Medicare announced today that it has implemented a $300 threshold for some tort liability subrogation cases. This is monumental news for accident lawyers who often get bogged down trying to settle in claims where there is some minor Medicare payment out there that “could” be related to the car accident.
Accordingly, Medicare will no longer claim subrogation in car accident and most other tort claims when:
1) the settlement (generally defined by Medicare as including settlement, judgment, award or other payment) is related to an alleged physical trauma-based incident (as opposed to an alleged exposure, ingestion or implantation);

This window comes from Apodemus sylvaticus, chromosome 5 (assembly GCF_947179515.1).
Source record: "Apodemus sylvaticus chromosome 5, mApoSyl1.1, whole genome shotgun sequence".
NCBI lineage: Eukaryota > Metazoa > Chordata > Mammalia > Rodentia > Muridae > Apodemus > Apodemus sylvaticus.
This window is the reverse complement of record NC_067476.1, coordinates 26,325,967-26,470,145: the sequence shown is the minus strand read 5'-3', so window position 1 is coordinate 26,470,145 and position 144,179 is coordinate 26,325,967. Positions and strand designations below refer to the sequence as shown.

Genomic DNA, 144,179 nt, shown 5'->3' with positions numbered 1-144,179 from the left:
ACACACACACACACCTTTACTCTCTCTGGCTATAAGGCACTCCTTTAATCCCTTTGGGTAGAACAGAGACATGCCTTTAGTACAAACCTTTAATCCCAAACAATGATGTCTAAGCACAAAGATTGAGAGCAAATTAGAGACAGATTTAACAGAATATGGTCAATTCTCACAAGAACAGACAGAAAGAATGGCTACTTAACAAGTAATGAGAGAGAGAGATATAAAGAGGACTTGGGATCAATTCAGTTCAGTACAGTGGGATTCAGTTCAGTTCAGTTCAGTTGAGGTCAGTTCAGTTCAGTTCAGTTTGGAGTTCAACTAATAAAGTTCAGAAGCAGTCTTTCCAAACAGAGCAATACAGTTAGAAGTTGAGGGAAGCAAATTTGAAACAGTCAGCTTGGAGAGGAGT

2) the claimant does not have any additional settlements related to the same alleged incident; and
3) Medicare has not already issued a final demand.
The big news here is that Medicare may start to read the tea leaves and realizes that it has to make a less byzantine system for personal injury lawyers and one that is fair for victims.
- My original Haro v. Sebelius post (the case that may have started Medicare/Accident Lawyer glasnost)
- Court rules on motion to enforce settlement when the insurance company balks over lien issues
- Lien Resolution Services blog post
- ERISA liens and the “made whole” doctrine
- Five things you don’t know and should know about personal injury accident liens